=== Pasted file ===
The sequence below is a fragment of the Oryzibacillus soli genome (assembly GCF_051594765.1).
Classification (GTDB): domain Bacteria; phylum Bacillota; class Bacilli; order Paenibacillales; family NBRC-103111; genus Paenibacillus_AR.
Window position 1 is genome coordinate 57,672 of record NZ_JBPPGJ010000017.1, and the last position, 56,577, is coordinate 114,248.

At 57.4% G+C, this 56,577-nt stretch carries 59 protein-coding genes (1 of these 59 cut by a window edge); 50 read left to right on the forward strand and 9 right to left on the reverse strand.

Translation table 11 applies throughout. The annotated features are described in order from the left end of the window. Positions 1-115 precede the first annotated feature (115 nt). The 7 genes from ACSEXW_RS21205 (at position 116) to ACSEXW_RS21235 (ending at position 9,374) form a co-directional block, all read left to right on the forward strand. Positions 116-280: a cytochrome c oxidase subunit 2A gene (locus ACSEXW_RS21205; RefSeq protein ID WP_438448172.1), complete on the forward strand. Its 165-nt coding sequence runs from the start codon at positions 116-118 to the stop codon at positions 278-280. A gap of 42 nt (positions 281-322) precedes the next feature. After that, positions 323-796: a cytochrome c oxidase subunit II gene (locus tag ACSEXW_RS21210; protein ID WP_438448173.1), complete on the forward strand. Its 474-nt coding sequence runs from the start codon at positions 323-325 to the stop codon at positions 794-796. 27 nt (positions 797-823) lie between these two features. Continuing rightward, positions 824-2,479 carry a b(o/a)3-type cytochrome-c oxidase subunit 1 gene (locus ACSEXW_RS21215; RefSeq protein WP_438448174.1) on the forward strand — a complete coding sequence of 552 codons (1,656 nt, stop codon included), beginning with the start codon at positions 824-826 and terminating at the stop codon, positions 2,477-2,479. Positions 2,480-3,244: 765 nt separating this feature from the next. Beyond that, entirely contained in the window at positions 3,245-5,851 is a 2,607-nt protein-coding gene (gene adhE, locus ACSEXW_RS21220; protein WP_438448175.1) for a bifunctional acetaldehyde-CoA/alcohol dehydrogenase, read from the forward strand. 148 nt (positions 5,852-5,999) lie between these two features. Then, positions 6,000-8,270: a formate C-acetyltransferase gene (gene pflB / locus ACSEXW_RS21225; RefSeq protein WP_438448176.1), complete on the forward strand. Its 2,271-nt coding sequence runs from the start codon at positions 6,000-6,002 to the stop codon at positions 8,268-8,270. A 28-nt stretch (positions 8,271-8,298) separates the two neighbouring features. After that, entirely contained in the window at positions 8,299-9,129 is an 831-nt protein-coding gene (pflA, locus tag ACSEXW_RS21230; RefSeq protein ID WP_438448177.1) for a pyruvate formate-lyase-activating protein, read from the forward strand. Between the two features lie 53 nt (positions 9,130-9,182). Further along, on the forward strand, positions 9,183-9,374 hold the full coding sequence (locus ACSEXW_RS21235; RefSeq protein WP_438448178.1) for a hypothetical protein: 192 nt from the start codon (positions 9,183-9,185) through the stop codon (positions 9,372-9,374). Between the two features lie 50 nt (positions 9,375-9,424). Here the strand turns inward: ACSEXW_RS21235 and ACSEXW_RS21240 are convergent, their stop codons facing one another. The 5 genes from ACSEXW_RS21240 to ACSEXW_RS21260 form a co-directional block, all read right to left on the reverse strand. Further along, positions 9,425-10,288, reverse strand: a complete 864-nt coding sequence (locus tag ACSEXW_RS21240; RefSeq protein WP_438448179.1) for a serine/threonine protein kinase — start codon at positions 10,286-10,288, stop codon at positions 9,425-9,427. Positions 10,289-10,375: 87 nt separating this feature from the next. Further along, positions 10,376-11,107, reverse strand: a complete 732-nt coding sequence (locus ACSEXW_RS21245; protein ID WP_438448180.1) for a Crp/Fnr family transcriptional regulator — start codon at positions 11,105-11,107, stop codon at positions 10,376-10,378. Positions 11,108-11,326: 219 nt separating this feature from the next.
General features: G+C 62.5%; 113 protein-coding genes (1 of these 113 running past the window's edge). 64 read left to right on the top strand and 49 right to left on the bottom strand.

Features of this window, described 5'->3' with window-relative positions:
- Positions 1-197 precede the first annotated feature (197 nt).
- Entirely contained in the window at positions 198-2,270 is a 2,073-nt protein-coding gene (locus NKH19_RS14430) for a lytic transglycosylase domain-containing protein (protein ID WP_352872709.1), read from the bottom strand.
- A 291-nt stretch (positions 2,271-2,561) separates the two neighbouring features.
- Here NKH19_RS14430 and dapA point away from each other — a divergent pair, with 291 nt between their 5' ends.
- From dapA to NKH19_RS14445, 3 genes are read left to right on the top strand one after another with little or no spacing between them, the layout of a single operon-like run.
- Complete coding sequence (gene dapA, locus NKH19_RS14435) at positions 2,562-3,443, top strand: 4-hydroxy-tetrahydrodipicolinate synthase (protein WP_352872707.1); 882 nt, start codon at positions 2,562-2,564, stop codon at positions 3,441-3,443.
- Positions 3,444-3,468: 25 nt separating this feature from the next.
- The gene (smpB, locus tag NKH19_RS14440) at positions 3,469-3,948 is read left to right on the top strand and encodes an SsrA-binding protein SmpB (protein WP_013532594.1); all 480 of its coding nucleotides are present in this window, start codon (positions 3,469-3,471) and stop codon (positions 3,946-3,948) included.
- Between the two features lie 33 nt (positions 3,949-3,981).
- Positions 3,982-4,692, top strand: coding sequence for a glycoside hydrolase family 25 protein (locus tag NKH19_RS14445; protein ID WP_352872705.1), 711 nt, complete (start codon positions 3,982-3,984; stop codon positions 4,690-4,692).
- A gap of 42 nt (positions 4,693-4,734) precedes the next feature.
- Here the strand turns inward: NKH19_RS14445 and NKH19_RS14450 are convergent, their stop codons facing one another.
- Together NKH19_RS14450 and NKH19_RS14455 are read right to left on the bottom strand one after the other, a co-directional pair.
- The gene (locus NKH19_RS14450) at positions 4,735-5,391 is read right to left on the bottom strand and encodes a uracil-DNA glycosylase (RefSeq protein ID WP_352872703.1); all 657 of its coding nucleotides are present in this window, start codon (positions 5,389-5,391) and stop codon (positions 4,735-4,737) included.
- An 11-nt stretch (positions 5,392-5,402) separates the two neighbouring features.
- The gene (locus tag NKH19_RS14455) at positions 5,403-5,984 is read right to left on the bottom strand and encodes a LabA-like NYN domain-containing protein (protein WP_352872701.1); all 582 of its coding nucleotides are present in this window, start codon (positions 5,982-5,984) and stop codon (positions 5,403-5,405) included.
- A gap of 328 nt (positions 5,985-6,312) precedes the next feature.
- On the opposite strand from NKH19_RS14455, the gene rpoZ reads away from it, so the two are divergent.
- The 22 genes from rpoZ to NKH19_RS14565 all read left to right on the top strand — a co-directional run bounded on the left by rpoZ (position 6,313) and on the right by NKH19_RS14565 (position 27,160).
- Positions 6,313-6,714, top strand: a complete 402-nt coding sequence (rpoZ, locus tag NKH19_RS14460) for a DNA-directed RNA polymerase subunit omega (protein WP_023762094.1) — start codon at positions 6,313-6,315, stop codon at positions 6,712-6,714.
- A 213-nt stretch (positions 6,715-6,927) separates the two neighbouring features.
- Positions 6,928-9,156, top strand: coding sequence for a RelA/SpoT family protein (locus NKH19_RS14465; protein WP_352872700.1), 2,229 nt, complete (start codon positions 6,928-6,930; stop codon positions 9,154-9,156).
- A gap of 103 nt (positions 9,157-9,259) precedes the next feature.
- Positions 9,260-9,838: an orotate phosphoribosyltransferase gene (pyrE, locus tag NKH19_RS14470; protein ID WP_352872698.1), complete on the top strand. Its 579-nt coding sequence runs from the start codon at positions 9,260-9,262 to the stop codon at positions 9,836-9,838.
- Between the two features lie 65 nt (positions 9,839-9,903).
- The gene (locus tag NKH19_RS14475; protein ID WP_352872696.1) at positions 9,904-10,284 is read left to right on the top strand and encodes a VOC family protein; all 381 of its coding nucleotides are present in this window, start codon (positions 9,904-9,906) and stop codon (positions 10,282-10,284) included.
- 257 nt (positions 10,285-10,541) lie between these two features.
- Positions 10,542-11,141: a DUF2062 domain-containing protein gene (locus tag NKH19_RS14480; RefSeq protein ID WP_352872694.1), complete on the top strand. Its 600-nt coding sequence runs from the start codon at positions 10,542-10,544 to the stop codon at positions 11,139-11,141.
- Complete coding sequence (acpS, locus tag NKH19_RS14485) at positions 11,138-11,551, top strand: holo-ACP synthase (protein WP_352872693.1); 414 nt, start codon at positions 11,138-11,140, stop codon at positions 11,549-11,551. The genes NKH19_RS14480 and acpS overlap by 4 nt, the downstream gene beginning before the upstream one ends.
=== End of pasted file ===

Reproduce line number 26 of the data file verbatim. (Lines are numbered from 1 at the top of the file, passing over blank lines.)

- The 22 genes from rpoZ to NKH19_RS14565 all read left to right on the top strand — a co-directional run bounded on the left by rpoZ (position 6,313) and on the right by NKH19_RS14565 (position 27,160).